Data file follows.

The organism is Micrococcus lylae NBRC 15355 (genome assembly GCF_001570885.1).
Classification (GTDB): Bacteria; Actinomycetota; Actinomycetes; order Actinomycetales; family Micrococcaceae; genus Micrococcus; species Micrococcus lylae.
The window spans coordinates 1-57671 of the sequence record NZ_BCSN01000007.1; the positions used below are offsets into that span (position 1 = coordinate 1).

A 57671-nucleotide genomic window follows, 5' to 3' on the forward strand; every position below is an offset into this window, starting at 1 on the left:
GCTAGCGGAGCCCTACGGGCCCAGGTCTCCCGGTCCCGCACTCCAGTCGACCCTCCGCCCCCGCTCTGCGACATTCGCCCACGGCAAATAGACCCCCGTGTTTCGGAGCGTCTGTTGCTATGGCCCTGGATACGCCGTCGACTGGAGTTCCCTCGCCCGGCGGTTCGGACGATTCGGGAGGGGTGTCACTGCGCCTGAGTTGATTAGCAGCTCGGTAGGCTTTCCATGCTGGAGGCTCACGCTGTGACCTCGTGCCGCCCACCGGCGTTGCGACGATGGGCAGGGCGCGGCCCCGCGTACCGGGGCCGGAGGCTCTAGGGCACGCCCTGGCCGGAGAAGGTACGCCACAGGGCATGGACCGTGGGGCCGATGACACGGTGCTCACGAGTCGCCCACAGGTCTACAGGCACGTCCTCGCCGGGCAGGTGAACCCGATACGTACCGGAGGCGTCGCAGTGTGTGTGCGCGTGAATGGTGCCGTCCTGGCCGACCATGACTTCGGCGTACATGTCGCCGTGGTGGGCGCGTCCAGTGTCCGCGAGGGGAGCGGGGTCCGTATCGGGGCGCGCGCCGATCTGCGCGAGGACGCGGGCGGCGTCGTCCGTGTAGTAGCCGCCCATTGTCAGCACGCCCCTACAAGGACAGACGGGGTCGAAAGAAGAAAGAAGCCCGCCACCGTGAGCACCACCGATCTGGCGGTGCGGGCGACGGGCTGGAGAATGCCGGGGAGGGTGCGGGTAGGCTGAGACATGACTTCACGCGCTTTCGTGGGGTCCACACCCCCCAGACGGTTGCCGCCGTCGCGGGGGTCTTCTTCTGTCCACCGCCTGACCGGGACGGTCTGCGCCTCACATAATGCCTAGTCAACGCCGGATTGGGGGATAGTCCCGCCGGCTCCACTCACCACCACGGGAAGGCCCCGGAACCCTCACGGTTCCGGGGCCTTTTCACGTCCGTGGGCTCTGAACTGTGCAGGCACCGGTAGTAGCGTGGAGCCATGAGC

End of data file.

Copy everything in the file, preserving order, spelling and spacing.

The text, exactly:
The organism is Micrococcus lylae NBRC 15355 (genome assembly GCF_001570885.1).
Classification (GTDB): Bacteria; Actinomycetota; Actinomycetes; order Actinomycetales; family Micrococcaceae; genus Micrococcus; species Micrococcus lylae.
The window spans coordinates 1-57671 of the sequence record NZ_BCSN01000007.1; the positions used below are offsets into that span (position 1 = coordinate 1).

A 57671-nucleotide genomic window follows, 5' to 3' on the forward strand; every position below is an offset into this window, starting at 1 on the left:
GCTAGCGGAGCCCTACGGGCCCAGGTCTCCCGGTCCCGCACTCCAGTCGACCCTCCGCCCCCGCTCTGCGACATTCGCCCACGGCAAATAGACCCCCGTGTTTCGGAGCGTCTGTTGCTATGGCCCTGGATACGCCGTCGACTGGAGTTCCCTCGCCCGGCGGTTCGGACGATTCGGGAGGGGTGTCACTGCGCCTGAGTTGATTAGCAGCTCGGTAGGCTTTCCATGCTGGAGGCTCACGCTGTGACCTCGTGCCGCCCACCGGCGTTGCGACGATGGGCAGGGCGCGGCCCCGCGTACCGGGGCCGGAGGCTCTAGGGCACGCCCTGGCCGGAGAAGGTACGCCACAGGGCATGGACCGTGGGGCCGATGACACGGTGCTCACGAGTCGCCCACAGGTCTACAGGCACGTCCTCGCCGGGCAGGTGAACCCGATACGTACCGGAGGCGTCGCAGTGTGTGTGCGCGTGAATGGTGCCGTCCTGGCCGACCATGACTTCGGCGTACATGTCGCCGTGGTGGGCGCGTCCAGTGTCCGCGAGGGGAGCGGGGTCCGTATCGGGGCGCGCGCCGATCTGCGCGAGGACGCGGGCGGCGTCGTCCGTGTAGTAGCCGCCCATTGTCAGCACGCCCCTACAAGGACAGACGGGGTCGAAAGAAGAAAGAAGCCCGCCACCGTGAGCACCACCGATCTGGCGGTGCGGGCGACGGGCTGGAGAATGCCGGGGAGGGTGCGGGTAGGCTGAGACATGACTTCACGCGCTTTCGTGGGGTCCACACCCCCCAGACGGTTGCCGCCGTCGCGGGGGTCTTCTTCTGTCCACCGCCTGACCGGGACGGTCTGCGCCTCACATAATGCCTAGTCAACGCCGGATTGGGGGATAGTCCCGCCGGCTCCACTCACCACCACGGGAAGGCCCCGGAACCCTCACGGTTCCGGGGCCTTTTCACGTCCGTGGGCTCTGAACTGTGCAGGCACCGGTAGTAGCGTGGAGCCATGAGC